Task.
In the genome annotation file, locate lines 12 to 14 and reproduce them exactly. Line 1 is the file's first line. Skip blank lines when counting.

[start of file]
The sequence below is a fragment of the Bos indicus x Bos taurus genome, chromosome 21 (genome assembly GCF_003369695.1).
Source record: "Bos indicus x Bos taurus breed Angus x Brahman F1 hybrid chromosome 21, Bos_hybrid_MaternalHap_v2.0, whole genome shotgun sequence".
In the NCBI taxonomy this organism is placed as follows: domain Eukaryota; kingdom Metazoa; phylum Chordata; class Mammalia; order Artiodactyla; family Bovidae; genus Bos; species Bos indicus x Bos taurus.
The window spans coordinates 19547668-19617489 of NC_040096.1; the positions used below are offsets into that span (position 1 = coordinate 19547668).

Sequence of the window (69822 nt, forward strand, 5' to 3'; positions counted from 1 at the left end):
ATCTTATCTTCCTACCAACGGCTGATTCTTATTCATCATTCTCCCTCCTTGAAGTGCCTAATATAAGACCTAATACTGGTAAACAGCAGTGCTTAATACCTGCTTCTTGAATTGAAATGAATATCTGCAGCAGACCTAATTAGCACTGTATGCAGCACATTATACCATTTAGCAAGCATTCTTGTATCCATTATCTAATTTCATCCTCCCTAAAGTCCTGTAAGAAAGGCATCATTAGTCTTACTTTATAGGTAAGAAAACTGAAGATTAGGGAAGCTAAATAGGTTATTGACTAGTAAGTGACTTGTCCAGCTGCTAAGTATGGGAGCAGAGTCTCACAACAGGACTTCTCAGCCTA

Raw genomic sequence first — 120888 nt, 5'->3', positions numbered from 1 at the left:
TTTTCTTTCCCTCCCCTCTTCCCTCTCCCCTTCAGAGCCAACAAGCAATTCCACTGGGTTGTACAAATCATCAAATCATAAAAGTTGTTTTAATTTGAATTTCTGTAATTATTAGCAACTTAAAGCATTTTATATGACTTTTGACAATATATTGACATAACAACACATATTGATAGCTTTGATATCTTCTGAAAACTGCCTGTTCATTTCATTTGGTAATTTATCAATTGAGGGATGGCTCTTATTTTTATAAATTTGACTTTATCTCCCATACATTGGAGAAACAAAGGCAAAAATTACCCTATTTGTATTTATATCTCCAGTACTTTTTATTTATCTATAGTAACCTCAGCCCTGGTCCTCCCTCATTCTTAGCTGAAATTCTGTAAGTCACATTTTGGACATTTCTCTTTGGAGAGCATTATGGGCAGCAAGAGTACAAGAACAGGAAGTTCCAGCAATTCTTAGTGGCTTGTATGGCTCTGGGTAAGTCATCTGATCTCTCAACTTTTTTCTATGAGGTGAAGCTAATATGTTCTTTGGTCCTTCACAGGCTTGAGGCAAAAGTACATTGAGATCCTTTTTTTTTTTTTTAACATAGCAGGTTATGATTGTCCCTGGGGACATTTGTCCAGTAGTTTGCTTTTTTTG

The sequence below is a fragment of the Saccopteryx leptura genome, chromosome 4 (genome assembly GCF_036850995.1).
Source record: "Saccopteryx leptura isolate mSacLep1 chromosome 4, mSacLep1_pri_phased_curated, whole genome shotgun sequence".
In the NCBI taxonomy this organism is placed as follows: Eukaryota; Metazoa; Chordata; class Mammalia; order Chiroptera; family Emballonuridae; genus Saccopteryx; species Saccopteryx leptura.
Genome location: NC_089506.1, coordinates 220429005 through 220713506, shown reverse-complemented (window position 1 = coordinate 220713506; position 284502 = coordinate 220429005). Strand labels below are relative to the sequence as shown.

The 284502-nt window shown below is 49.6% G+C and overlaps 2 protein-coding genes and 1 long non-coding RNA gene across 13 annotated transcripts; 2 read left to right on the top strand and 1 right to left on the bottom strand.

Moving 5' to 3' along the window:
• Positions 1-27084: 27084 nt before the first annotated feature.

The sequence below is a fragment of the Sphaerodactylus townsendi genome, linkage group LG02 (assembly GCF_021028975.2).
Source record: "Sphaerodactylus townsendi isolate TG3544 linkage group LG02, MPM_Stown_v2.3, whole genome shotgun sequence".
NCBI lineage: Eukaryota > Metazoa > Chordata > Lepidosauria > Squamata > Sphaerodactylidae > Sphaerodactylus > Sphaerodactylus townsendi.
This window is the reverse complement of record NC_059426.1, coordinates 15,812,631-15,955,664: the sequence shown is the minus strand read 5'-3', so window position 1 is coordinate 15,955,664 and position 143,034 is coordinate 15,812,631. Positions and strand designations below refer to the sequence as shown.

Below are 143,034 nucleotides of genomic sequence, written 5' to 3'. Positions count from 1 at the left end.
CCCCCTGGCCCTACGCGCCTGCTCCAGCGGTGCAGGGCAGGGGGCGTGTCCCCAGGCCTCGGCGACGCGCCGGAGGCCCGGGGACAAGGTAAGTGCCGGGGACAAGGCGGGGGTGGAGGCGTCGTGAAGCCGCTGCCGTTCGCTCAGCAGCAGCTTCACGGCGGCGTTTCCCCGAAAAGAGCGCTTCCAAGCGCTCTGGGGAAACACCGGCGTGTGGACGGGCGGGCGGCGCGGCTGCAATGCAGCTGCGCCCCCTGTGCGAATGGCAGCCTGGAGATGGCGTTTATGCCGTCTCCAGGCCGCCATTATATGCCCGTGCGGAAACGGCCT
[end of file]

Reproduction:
Genome location: NC_089506.1, coordinates 220429005 through 220713506, shown reverse-complemented (window position 1 = coordinate 220713506; position 284502 = coordinate 220429005). Strand labels below are relative to the sequence as shown.

The 284502-nt window shown below is 49.6% G+C and overlaps 2 protein-coding genes and 1 long non-coding RNA gene across 13 annotated transcripts; 2 read left to right on the top strand and 1 right to left on the bottom strand.

Moving 5' to 3' along the window: